ça parle d'un double meurtre dans rue .
si tu doit parler du livre je peut te mettre de trois truc si tu veut :)
"You will say that I was puzzled; but, if you think so, you must have misunderstood the nature of the inductions. To use a sporting phrase, I had not been once `at fault.' The scent had never for an instant been lost. There was no flaw in any link in the chain. I had traced the secret to its ultimate result, -- and that result was the nail. […] `There must be something wrong,' I said, `about the nail.' I touched it; and the head, with about a quarter of an inch of the shank, came off in my fingers. The rest of the shank was in the gimlet-hole, where it had been broken off. (page 72)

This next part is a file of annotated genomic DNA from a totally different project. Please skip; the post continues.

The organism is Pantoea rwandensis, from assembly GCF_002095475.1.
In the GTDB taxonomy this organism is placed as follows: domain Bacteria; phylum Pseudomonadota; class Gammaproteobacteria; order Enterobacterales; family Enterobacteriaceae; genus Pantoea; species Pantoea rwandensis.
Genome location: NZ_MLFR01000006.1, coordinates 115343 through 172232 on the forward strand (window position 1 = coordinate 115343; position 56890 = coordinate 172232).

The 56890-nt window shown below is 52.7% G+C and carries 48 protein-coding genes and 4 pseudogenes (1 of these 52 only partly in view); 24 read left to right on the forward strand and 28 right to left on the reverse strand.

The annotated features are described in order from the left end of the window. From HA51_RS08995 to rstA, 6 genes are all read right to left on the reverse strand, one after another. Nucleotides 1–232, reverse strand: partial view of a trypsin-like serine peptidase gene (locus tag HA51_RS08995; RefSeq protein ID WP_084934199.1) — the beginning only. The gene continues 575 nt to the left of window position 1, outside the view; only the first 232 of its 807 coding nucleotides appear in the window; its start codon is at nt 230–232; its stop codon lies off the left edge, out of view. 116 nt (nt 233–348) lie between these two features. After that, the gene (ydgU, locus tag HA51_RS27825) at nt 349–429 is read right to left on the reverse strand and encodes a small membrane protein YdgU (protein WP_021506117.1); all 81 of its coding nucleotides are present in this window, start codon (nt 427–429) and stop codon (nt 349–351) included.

We have here a small-scale example of the logic Dupin uses when he thinks "Ourang-Outang" and then interviews the sailor for evidence. Dupin has examined all of the other possible ways of entering and exiting the death room and found them to be impossible. Thus, he is certain that the killer(s) came in via the window. So he looks carefully at the nail to find that there is a broken nail. There's scientific method in this: Dupin presents a hypothesis and then goes out and gets proof.